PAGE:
Staphylococcus aureus bacteria can be either a harmless resident of human skin, with one in four people harboring Staphylococcus aureus bacteria on their skin and mucous membranes of the upper respiratory tract, or a major pathogen wreaking havoc on our body. A Staph infection can lead to skin inflammation, lung infections, and can even lead to sepsis. The underlying mechanisms of how infectious inflammation is resolved by the host immune system are incompletely understood.
One hallmark of inflammation resolution is the activation of specialized pro-resolving mediators (SPMs) that enhance bacterial clearance and promote tissue repair. Now, a team of researchers has found that the toxin α-hemolysin (Hla) from Staphylococcus aureus increases the amount of SPM in mice, and may even have a positive effect.
The research is published in the paper, “Staphylococcus aureus-Derived α-Hemolysin Evokes Generation of Specialized Pro-resolving Mediators Promoting Inflammation Resolution,” in Cell Reports.
Work led by Oliver Werz, PhD, professor at Friedrich Schiller University Jena in Germany, showed that specific immune cells are stimulated by the bacterial toxin to produce specialized messenger substances that help to reduce inflammation and to promote tissue healing. Werz expects this hitherto unknown mechanism to be significant for future treatments of skin inflammation and chronic wounds.
Immune cells produce anti-inflammatory messenger substances
The team studied the bacterial toxin α-Hemolysin and examined its effect on M2 macrophages. M2 macrophages are immune cells which, in the later stages of an inflammatory reaction, ensure that bacteria that have been killed, and damaged cell components, are removed, and that the tissue regenerates. “They are therefore a kind of cellular waste disposal,” said Paul Jordan, pharmacist and doctoral candidate in Werz’s team and lead author of the publication, describing the function of these cells.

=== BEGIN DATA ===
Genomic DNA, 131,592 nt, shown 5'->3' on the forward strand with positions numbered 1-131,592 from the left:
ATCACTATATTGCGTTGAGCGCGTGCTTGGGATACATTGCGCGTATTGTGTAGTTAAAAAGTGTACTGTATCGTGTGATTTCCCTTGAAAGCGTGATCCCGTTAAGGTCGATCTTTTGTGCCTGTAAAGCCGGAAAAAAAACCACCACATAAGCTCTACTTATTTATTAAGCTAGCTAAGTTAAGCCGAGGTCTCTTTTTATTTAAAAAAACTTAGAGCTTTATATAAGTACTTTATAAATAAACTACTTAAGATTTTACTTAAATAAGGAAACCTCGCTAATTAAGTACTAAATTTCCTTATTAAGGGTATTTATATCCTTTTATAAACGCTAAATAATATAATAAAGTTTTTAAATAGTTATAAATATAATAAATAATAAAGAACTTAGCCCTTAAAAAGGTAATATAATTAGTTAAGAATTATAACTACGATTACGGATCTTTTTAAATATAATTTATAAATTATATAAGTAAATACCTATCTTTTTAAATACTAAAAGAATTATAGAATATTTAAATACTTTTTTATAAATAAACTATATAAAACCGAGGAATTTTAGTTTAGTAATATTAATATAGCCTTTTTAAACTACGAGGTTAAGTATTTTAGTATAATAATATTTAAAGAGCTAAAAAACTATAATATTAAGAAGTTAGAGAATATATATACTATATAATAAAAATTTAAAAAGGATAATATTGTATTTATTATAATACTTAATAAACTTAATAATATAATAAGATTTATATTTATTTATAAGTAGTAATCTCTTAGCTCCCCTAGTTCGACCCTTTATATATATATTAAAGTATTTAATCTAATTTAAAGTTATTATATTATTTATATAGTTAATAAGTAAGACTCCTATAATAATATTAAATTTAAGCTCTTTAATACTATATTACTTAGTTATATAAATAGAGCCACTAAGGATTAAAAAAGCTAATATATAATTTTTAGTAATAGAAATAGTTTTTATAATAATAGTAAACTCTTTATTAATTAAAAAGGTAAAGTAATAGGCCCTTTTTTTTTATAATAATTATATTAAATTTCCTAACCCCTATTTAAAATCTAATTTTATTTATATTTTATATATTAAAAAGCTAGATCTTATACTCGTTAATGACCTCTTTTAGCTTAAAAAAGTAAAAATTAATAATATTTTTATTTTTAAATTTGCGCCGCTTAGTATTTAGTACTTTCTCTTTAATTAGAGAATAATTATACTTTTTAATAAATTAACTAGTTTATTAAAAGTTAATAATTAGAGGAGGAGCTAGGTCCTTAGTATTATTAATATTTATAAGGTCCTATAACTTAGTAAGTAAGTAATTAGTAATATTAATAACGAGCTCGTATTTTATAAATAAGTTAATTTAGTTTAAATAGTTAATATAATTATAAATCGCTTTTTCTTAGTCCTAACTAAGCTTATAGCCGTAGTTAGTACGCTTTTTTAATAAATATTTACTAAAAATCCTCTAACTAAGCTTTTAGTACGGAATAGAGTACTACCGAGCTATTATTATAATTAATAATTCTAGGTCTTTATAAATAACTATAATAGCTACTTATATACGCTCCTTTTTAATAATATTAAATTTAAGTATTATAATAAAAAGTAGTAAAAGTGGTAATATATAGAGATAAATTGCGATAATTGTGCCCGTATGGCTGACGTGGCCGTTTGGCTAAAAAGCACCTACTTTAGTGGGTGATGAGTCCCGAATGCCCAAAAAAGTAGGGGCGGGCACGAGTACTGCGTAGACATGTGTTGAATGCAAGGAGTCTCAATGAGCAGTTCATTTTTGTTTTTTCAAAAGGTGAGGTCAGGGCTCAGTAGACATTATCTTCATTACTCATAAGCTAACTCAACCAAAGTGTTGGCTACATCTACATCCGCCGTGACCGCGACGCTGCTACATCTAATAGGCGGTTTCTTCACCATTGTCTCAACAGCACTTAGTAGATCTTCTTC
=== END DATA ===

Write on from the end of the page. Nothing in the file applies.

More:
The researchers showed that α-hemolysin binds to specific receptor proteins on the surface of M2 macrophages and thus triggers the production of anti-inflammatory messenger substances in the cells, which then causes the inflammation to resolve.
They went on to show that the toxin does this “through selective activation of host 15-lipoxygenase-1 (15-LOX-1).” The authors wrote that “S. aureus-induced SPM formation in M2 is abolished upon Hla depletion or 15-LOX-1 knockdown” and that “isolated Hla elicits SPM formation in M2 that is reverted by inhibition of the Hla receptor ADAM10.”
In the study, the scientists were also able to show that these transmitters promote tissue regeneration in an animal model. They wrote that “lipid mediators derived from Hla-treated M2 accelerate planarian tissue regeneration.” The anti-inflammatory messenger substances include resolvins, maresins, and protectins that are formed from omega-3 fatty acids.